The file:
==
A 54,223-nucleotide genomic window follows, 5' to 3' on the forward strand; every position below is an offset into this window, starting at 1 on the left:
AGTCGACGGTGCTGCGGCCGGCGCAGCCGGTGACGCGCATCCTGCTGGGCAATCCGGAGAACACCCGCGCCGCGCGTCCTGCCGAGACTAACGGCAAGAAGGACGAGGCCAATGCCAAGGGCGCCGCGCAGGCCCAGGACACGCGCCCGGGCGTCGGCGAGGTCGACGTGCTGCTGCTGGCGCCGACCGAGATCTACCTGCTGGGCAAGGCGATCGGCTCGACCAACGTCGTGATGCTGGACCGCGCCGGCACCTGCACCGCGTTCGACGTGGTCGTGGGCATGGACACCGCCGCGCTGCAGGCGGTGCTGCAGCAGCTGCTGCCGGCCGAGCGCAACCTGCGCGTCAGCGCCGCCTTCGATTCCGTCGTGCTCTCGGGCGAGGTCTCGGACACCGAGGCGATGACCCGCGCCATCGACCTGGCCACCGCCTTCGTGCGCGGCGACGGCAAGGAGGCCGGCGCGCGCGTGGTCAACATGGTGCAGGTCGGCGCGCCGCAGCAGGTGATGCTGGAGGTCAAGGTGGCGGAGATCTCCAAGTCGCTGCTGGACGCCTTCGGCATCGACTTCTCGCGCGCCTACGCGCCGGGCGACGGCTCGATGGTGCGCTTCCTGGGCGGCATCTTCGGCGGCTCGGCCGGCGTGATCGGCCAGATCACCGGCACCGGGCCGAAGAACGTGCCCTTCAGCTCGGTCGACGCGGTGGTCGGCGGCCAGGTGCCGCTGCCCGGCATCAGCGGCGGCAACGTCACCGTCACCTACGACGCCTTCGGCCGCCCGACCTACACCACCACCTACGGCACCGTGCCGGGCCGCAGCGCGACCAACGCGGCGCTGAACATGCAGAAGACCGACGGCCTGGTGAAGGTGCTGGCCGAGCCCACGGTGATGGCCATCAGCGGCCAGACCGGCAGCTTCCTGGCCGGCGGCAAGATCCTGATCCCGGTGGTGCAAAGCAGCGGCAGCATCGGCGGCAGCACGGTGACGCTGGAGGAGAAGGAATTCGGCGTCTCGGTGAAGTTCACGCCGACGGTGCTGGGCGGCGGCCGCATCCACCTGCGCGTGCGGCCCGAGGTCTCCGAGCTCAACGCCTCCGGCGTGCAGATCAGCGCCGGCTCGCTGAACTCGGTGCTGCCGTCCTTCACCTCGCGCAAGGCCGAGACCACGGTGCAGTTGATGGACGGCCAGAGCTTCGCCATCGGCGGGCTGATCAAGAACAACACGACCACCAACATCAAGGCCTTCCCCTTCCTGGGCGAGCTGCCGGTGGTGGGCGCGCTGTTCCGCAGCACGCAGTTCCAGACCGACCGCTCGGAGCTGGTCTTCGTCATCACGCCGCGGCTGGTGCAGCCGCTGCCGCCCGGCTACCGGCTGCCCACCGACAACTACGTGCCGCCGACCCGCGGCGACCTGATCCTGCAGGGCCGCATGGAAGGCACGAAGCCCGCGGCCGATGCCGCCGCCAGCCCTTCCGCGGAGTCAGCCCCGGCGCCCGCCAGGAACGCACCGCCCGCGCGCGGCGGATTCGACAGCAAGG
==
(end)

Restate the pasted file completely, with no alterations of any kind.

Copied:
A 54,223-nucleotide genomic window follows, 5' to 3' on the forward strand; every position below is an offset into this window, starting at 1 on the left:
AGTCGACGGTGCTGCGGCCGGCGCAGCCGGTGACGCGCATCCTGCTGGGCAATCCGGAGAACACCCGCGCCGCGCGTCCTGCCGAGACTAACGGCAAGAAGGACGAGGCCAATGCCAAGGGCGCCGCGCAGGCCCAGGACACGCGCCCGGGCGTCGGCGAGGTCGACGTGCTGCTGCTGGCGCCGACCGAGATCTACCTGCTGGGCAAGGCGATCGGCTCGACCAACGTCGTGATGCTGGACCGCGCCGGCACCTGCACCGCGTTCGACGTGGTCGTGGGCATGGACACCGCCGCGCTGCAGGCGGTGCTGCAGCAGCTGCTGCCGGCCGAGCGCAACCTGCGCGTCAGCGCCGCCTTCGATTCCGTCGTGCTCTCGGGCGAGGTCTCGGACACCGAGGCGATGACCCGCGCCATCGACCTGGCCACCGCCTTCGTGCGCGGCGACGGCAAGGAGGCCGGCGCGCGCGTGGTCAACATGGTGCAGGTCGGCGCGCCGCAGCAGGTGATGCTGGAGGTCAAGGTGGCGGAGATCTCCAAGTCGCTGCTGGACGCCTTCGGCATCGACTTCTCGCGCGCCTACGCGCCGGGCGACGGCTCGATGGTGCGCTTCCTGGGCGGCATCTTCGGCGGCTCGGCCGGCGTGATCGGCCAGATCACCGGCACCGGGCCGAAGAACGTGCCCTTCAGCTCGGTCGACGCGGTGGTCGGCGGCCAGGTGCCGCTGCCCGGCATCAGCGGCGGCAACGTCACCGTCACCTACGACGCCTTCGGCCGCCCGACCTACACCACCACCTACGGCACCGTGCCGGGCCGCAGCGCGACCAACGCGGCGCTGAACATGCAGAAGACCGACGGCCTGGTGAAGGTGCTGGCCGAGCCCACGGTGATGGCCATCAGCGGCCAGACCGGCAGCTTCCTGGCCGGCGGCAAGATCCTGATCCCGGTGGTGCAAAGCAGCGGCAGCATCGGCGGCAGCACGGTGACGCTGGAGGAGAAGGAATTCGGCGTCTCGGTGAAGTTCACGCCGACGGTGCTGGGCGGCGGCCGCATCCACCTGCGCGTGCGGCCCGAGGTCTCCGAGCTCAACGCCTCCGGCGTGCAGATCAGCGCCGGCTCGCTGAACTCGGTGCTGCCGTCCTTCACCTCGCGCAAGGCCGAGACCACGGTGCAGTTGATGGACGGCCAGAGCTTCGCCATCGGCGGGCTGATCAAGAACAACACGACCACCAACATCAAGGCCTTCCCCTTCCTGGGCGAGCTGCCGGTGGTGGGCGCGCTGTTCCGCAGCACGCAGTTCCAGACCGACCGCTCGGAGCTGGTCTTCGTCATCACGCCGCGGCTGGTGCAGCCGCTGCCGCCCGGCTACCGGCTGCCCACCGACAACTACGTGCCGCCGACCCGCGGCGACCTGATCCTGCAGGGCCGCATGGAAGGCACGAAGCCCGCGGCCGATGCCGCCGCCAGCCCTTCCGCGGAGTCAGCCCCGGCGCCCGCCAGGAACGCACCGCCCGCGCGCGGCGGATTCGACAGCAAGG